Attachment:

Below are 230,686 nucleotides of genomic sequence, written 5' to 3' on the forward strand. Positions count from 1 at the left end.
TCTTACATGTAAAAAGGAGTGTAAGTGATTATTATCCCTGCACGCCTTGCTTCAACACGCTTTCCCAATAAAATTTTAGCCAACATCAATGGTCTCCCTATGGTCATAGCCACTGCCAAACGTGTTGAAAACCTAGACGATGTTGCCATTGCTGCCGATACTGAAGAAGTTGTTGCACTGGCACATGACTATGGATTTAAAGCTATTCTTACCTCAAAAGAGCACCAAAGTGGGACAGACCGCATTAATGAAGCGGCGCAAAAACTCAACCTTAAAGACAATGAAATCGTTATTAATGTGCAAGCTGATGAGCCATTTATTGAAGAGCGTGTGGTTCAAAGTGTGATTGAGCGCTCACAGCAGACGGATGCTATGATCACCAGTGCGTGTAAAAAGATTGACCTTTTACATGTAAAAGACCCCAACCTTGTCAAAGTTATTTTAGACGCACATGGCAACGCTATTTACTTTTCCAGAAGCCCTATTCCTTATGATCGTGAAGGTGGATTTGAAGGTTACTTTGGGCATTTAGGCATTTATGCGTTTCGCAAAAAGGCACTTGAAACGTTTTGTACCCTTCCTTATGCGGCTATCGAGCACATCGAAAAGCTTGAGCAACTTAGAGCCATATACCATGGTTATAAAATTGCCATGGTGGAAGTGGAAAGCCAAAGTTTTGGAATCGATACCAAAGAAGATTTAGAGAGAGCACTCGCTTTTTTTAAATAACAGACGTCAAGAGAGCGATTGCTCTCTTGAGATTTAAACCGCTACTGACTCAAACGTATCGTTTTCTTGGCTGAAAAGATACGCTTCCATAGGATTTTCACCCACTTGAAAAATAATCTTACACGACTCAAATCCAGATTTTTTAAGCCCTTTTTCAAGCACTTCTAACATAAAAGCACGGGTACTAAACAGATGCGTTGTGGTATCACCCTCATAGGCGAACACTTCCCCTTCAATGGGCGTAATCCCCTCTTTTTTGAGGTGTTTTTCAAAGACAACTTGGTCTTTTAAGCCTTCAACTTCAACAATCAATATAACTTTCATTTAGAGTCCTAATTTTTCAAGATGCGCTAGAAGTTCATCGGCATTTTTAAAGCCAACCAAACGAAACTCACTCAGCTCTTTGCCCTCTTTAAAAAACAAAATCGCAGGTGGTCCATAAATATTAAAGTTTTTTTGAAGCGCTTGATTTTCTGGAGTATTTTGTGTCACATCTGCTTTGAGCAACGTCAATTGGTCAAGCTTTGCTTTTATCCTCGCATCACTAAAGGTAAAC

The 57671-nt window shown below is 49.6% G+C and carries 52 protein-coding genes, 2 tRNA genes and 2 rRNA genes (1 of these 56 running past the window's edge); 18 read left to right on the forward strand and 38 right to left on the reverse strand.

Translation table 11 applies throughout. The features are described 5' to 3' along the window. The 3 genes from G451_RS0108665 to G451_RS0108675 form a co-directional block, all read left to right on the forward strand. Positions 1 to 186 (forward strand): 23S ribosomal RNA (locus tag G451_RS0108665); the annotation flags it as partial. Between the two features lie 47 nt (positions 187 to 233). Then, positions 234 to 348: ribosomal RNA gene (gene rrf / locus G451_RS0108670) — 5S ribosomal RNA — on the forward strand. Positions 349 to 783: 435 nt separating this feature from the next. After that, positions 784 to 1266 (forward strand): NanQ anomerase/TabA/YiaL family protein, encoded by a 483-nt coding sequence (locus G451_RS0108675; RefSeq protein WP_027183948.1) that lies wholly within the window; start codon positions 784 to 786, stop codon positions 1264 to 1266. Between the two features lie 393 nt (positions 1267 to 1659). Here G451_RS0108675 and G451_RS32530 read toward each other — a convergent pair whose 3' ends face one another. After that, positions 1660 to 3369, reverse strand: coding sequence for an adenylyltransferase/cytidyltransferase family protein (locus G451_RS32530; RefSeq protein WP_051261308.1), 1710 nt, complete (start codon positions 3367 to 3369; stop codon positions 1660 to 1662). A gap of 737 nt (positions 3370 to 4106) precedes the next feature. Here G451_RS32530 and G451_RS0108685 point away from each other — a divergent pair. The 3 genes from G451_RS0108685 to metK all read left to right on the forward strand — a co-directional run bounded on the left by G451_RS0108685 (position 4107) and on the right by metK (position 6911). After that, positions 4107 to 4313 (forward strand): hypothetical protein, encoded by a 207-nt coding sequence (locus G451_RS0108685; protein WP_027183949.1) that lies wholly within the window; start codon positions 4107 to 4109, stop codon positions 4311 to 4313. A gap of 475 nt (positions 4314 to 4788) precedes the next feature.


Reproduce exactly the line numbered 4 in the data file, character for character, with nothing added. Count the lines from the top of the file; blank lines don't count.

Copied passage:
Translation table 11 applies throughout. The features are described 5' to 3' along the window. The 3 genes from G451_RS0108665 to G451_RS0108675 form a co-directional block, all read left to right on the forward strand. Positions 1 to 186 (forward strand): 23S ribosomal RNA (locus tag G451_RS0108665); the annotation flags it as partial. Between the two features lie 47 nt (positions 187 to 233). Then, positions 234 to 348: ribosomal RNA gene (gene rrf / locus G451_RS0108670) — 5S ribosomal RNA — on the forward strand. Positions 349 to 783: 435 nt separating this feature from the next. After that, positions 784 to 1266 (forward strand): NanQ anomerase/TabA/YiaL family protein, encoded by a 483-nt coding sequence (locus G451_RS0108675; RefSeq protein WP_027183948.1) that lies wholly within the window; start codon positions 784 to 786, stop codon positions 1264 to 1266. Between the two features lie 393 nt (positions 1267 to 1659). Here G451_RS0108675 and G451_RS32530 read toward each other — a convergent pair whose 3' ends face one another. After that, positions 1660 to 3369, reverse strand: coding sequence for an adenylyltransferase/cytidyltransferase family protein (locus G451_RS32530; RefSeq protein WP_051261308.1), 1710 nt, complete (start codon positions 3367 to 3369; stop codon positions 1660 to 1662). A gap of 737 nt (positions 3370 to 4106) precedes the next feature. Here G451_RS32530 and G451_RS0108685 point away from each other — a divergent pair. The 3 genes from G451_RS0108685 to metK all read left to right on the forward strand — a co-directional run bounded on the left by G451_RS0108685 (position 4107) and on the right by metK (position 6911). After that, positions 4107 to 4313 (forward strand): hypothetical protein, encoded by a 207-nt coding sequence (locus G451_RS0108685; protein WP_027183949.1) that lies wholly within the window; start codon positions 4107 to 4109, stop codon positions 4311 to 4313. A gap of 475 nt (positions 4314 to 4788) precedes the next feature.